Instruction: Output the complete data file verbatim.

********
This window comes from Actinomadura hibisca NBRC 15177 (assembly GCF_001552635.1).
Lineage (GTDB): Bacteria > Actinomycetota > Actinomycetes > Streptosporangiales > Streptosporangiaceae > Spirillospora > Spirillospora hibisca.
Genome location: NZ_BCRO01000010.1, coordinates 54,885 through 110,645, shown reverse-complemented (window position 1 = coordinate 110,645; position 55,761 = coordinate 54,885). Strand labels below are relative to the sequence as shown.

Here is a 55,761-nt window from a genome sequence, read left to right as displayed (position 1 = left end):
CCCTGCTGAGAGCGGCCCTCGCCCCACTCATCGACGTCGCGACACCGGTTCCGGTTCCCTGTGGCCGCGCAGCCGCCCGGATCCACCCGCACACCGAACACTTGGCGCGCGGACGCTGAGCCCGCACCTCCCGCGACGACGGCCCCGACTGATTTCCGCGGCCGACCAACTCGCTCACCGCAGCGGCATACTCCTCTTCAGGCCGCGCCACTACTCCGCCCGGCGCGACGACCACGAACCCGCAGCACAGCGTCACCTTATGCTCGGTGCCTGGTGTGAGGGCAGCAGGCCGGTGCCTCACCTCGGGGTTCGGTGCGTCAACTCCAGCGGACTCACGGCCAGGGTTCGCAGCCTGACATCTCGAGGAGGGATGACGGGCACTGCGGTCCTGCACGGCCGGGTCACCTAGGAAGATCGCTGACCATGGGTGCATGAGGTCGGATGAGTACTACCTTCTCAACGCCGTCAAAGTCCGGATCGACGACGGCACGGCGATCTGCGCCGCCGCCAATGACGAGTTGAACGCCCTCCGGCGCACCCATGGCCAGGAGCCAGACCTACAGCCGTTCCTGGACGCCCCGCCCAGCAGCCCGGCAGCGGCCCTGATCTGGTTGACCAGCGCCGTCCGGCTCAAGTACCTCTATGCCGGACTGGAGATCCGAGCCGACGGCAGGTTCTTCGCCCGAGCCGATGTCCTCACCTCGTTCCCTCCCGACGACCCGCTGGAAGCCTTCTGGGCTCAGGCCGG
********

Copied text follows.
This window comes from Actinomadura hibisca NBRC 15177 (assembly GCF_001552635.1).
Lineage (GTDB): Bacteria > Actinomycetota > Actinomycetes > Streptosporangiales > Streptosporangiaceae > Spirillospora > Spirillospora hibisca.
Genome location: NZ_BCRO01000010.1, coordinates 54,885 through 110,645, shown reverse-complemented (window position 1 = coordinate 110,645; position 55,761 = coordinate 54,885). Strand labels below are relative to the sequence as shown.

Here is a 55,761-nt window from a genome sequence, read left to right as displayed (position 1 = left end):
CCCTGCTGAGAGCGGCCCTCGCCCCACTCATCGACGTCGCGACACCGGTTCCGGTTCCCTGTGGCCGCGCAGCCGCCCGGATCCACCCGCACACCGAACACTTGGCGCGCGGACGCTGAGCCCGCACCTCCCGCGACGACGGCCCCGACTGATTTCCGCGGCCGACCAACTCGCTCACCGCAGCGGCATACTCCTCTTCAGGCCGCGCCACTACTCCGCCCGGCGCGACGACCACGAACCCGCAGCACAGCGTCACCTTATGCTCGGTGCCTGGTGTGAGGGCAGCAGGCCGGTGCCTCACCTCGGGGTTCGGTGCGTCAACTCCAGCGGACTCACGGCCAGGGTTCGCAGCCTGACATCTCGAGGAGGGATGACGGGCACTGCGGTCCTGCACGGCCGGGTCACCTAGGAAGATCGCTGACCATGGGTGCATGAGGTCGGATGAGTACTACCTTCTCAACGCCGTCAAAGTCCGGATCGACGACGGCACGGCGATCTGCGCCGCCGCCAATGACGAGTTGAACGCCCTCCGGCGCACCCATGGCCAGGAGCCAGACCTACAGCCGTTCCTGGACGCCCCGCCCAGCAGCCCGGCAGCGGCCCTGATCTGGTTGACCAGCGCCGTCCGGCTCAAGTACCTCTATGCCGGACTGGAGATCCGAGCCGACGGCAGGTTCTTCGCCCGAGCCGATGTCCTCACCTCGTTCCCTCCCGACGACCCGCTGGAAGCCTTCTGGGCTCAGGCCGG